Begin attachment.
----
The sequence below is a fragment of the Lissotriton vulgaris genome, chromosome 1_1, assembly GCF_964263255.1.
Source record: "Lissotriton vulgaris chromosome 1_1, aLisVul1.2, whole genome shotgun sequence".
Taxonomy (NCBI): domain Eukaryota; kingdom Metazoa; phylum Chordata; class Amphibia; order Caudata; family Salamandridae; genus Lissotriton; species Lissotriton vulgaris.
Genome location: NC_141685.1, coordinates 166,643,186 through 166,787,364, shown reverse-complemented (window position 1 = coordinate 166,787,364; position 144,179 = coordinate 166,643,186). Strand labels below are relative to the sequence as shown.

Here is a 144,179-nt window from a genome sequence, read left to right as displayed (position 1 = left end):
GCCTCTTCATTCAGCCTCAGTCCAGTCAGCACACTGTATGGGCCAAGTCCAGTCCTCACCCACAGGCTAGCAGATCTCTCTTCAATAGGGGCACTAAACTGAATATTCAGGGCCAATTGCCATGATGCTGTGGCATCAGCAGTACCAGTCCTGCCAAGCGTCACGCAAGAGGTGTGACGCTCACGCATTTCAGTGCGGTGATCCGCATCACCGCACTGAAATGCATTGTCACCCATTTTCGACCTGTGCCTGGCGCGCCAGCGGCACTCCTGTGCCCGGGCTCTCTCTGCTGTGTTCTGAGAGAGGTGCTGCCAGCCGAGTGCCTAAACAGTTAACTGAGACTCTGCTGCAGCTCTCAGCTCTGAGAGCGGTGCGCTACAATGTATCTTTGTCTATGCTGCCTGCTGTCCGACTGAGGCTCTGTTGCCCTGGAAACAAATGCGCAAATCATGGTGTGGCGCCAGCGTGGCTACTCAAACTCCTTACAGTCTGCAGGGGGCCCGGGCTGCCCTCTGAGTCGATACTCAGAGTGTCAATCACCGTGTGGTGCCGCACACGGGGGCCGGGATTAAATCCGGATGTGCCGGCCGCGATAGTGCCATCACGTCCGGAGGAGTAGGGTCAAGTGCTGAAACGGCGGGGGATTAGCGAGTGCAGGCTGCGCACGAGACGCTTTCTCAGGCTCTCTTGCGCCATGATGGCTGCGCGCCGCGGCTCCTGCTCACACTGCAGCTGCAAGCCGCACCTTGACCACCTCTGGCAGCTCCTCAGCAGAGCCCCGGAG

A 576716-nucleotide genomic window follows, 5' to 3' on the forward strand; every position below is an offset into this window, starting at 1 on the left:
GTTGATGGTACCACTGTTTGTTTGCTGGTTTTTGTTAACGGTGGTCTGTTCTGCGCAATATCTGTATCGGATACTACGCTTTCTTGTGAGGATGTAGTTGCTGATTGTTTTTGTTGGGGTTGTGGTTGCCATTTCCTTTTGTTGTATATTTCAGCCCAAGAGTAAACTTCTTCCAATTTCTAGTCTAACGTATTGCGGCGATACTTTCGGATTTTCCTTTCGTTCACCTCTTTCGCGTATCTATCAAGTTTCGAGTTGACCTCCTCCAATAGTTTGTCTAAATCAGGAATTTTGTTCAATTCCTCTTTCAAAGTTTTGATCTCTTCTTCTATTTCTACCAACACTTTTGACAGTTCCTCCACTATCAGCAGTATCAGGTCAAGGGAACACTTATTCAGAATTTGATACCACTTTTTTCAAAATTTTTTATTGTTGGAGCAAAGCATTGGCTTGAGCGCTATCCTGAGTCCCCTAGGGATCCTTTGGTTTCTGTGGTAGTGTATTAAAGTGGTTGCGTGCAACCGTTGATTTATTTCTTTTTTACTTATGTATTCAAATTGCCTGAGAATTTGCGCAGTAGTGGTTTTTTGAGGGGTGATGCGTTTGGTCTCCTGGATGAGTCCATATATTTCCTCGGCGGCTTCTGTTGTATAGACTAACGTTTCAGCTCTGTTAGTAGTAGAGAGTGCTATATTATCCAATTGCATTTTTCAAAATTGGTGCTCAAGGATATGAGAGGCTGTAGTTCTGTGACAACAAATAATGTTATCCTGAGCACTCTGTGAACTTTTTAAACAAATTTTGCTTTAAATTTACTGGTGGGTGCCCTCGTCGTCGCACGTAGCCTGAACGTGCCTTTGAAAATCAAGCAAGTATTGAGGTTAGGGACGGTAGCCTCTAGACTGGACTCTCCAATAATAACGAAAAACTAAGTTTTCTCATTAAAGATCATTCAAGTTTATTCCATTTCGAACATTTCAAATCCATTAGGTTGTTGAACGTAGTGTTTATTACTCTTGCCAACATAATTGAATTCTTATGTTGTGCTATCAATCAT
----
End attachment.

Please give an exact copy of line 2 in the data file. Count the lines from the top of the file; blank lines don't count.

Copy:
Source record: "Lissotriton vulgaris chromosome 1_1, aLisVul1.2, whole genome shotgun sequence".